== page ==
No one bats an eye as PhD student Itay Berger, of the Department of Zoology at Tel Aviv University (TAU), walks along a path holding the leash of a ferret sporting a transmitter backpack. Although not your average campus sighting, the goings-on at the I. Meier Segals Garden for Zoological Research at TAU are exceptional in many ways.
For starters, the research and study zoo is believed to be the only zoological center on a university campus anywhere.
“Most universities in the world don’t keep zoos and they can’t keep wild animals at all,” zoologist Prof. Noga Kronfeld-Schor tells ISRAEL21c. “The reason we have a zoo inside the university is that the founders of the university were zoologists and they wanted to study the common flora and animals of Israel.”
As such, on 7.4 acres of prime real estate in Tel Aviv overlooking the main Ayalon Highway, there’s a quiet open space area that’s home to jackals, wolves, owls, vultures, free-range pelicans, fennec foxes, bats, caracal cats, otters, alligators, sand rats, badgers, flamingos, deer, peacocks and tens of other mammals, birds, reptiles and amphibians.
You won’t find lions or kangaroos or bears here. If that’s what you’re looking for, Israel has a number of recreational zoo options including the Tisch Family Zoological Gardens in Jerusalem, the Zoological Center Tel Aviv-Ramat Gan (the Safari), Hai Bar Carmel in Haifa and Gan-Garoo Australian Park at Kibbutz Nir David, among others.
Endangered and indigenous
TAU’s zoo works in cooperation with the Society for the Protection of Nature in Israel and the Nature Reserves Authority as a center for conservation-related activity. At any given time there are 50 graduate and post-doc students, 10 local researchers from different faculties at the university and an ever-changing stream of international researchers investigating the many species at the zoo.
“We keep animals most zoos don’t, so in some cases this is the only place in the world where you can research or even see them,” says Kronfeld-Schor. “Usually you need huge grants to study in nature, but here, you come to the center of Tel Aviv and study a diversity of wild species. That’s very tempting for scientists from around the world.”
Just like the country’s diverse topography, so too is its fauna and flora varied. The Zoological Research Garden houses some 60 species of mammals, 80 species of birds, 50 species of reptiles and amphibians and several kinds of fish and insects.
Many of them wouldn’t exist today had nature-lover and natural sciences teacher Yehoshua Margolin not had the foresight to create a safe home for them back in 1931, when he founded the Biological- Pedagogical Institute in Tel Aviv, which later became one of the two core institutions from which Tel Aviv University developed.
“Most of the animals we keep here are indigenous and many of them are endangered. If the zoo hadn’t existed, they would be extinct today,” says Kronfeld-Schor. “We have several stories of success of reintroduction of animal species that were extinct from the wild that are now thriving in nature.”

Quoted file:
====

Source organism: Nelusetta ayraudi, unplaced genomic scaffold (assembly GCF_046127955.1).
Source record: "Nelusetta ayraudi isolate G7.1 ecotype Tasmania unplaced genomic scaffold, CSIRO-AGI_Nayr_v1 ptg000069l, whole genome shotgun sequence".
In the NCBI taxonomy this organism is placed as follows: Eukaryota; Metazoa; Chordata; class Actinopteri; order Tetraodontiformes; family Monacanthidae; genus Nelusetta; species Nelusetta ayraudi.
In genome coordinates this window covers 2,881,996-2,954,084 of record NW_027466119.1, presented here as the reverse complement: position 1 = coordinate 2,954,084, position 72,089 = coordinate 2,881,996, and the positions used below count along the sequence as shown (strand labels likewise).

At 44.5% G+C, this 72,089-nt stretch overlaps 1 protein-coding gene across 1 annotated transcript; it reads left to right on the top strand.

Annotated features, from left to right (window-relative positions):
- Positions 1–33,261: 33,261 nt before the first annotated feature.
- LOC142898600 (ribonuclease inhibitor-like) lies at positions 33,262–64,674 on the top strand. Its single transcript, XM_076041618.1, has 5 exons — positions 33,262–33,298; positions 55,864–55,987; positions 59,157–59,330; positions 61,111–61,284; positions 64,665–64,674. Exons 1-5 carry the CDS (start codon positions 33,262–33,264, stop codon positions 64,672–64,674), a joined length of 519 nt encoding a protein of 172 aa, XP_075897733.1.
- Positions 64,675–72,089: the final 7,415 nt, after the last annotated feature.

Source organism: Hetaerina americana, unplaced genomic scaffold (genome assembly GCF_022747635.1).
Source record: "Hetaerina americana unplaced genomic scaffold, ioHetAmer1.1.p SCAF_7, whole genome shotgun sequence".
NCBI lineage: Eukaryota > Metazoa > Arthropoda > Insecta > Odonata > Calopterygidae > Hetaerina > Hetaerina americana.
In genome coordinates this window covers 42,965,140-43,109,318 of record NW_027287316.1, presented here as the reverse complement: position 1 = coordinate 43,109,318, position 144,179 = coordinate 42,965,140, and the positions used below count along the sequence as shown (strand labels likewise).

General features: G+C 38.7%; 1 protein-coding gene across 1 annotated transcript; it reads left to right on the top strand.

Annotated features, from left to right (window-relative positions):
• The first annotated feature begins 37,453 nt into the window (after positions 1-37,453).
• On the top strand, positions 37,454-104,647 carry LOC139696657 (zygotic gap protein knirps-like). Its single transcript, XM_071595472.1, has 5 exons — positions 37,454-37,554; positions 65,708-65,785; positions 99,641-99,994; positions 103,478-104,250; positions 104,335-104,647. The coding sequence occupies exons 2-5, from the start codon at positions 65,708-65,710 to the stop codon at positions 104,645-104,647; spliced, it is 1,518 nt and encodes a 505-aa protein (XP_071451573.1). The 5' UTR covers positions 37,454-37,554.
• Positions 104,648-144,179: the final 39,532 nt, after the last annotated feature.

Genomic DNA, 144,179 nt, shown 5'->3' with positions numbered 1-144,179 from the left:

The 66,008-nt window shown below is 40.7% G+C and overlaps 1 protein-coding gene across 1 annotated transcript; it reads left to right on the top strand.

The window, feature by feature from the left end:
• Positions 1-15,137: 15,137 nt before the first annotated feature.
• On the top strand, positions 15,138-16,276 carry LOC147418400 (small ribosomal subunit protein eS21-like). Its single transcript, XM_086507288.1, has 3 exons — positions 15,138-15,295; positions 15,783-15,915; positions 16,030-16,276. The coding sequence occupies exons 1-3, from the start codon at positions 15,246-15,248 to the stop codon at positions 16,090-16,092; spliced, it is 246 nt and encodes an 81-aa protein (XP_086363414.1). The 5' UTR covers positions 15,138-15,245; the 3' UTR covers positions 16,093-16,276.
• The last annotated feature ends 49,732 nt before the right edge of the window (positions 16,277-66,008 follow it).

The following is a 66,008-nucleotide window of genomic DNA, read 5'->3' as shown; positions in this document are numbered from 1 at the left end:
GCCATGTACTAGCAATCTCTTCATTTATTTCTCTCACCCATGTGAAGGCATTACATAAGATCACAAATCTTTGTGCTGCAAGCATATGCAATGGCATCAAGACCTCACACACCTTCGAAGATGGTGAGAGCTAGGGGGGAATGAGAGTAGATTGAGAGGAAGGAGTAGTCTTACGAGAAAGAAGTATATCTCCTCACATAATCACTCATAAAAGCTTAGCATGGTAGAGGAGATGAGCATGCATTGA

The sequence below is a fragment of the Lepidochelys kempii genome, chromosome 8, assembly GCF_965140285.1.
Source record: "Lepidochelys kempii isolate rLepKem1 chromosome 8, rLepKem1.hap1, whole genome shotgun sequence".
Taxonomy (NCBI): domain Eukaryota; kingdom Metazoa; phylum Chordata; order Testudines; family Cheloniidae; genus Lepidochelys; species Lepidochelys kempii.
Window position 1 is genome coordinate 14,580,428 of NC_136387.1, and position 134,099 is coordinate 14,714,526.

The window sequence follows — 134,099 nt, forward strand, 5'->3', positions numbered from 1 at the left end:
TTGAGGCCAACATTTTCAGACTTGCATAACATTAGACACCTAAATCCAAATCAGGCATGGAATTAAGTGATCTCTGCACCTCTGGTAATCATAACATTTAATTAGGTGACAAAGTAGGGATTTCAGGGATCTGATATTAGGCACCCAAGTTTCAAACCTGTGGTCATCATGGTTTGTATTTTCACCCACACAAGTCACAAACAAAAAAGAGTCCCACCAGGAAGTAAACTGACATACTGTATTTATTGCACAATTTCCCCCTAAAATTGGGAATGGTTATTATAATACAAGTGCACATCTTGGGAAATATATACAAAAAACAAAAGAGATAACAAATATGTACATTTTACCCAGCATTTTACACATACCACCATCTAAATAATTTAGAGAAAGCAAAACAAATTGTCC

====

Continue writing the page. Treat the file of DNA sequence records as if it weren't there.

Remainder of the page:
Examples include the spade-foot frog, Persian fallow deer and Yarkon bream fish.
Learning and visiting
The center’s three aims are to offer a living learning environment for zoologists, to conserve animals through breeding programs, and to educate children and the general public about nature conservation.
Schoolchildren and students are often brought to the zoo, but the general public is invited too, as long as they book ahead for a guided tour with one of the graduate students.
Whereas mainstream zoos have set routes to follow and signposts everywhere, there’s something extraordinary about walking between the cages, past the open pond area and seeing all the animals you don’t usually see. It’s also fun to see some of the animals and birds roaming freely in this open city space.
Just make sure to stay aware.
“Don’t step down!” Kronfeld-Schor suddenly says in a loud whisper (visitors are not allowed to make noise so as not to disturb the wild animals and birds), and with my right foot midway down to the ground I see the dead bird I was about to crunch.
“That’s how it is here. It’s open,” she explains, noting the zoology staff doesn’t meddle in the affairs of the wild birds and doesn’t immediately clean up the carcasses on the footpaths or out in the field.
“The zoo was built for research. We call it a zoo because we keep animals. We educate people, we want them to have a positive experience but we’re not entertaining them,” she says.
The setup at the moment only allows up to 100 visitors at a time, in small groups of up to 18-20 people in a group. But there are plans to build a walkway that would allow the public-at-large to see Tel Aviv’s best-kept secret.
“Once you open the gate to the zoological gardens you’re in a different world. It’s quiet and peaceful; you can walk and look at animals. It’s unbelievable that you’re in the center of Tel Aviv. I think this is something all the people should be able to enjoy and that’s why we’re working on a master plan that will allow us to open the zoo for the public,” says Kronfeld-Schor.
Book your visit through the Nature Campus. You can also ask to tour Tel Aviv University’s Botanical Gardens, and from 2016, the Steinhardt National Museum of Natural History. 03-6405148, or e-mail: email@example.com.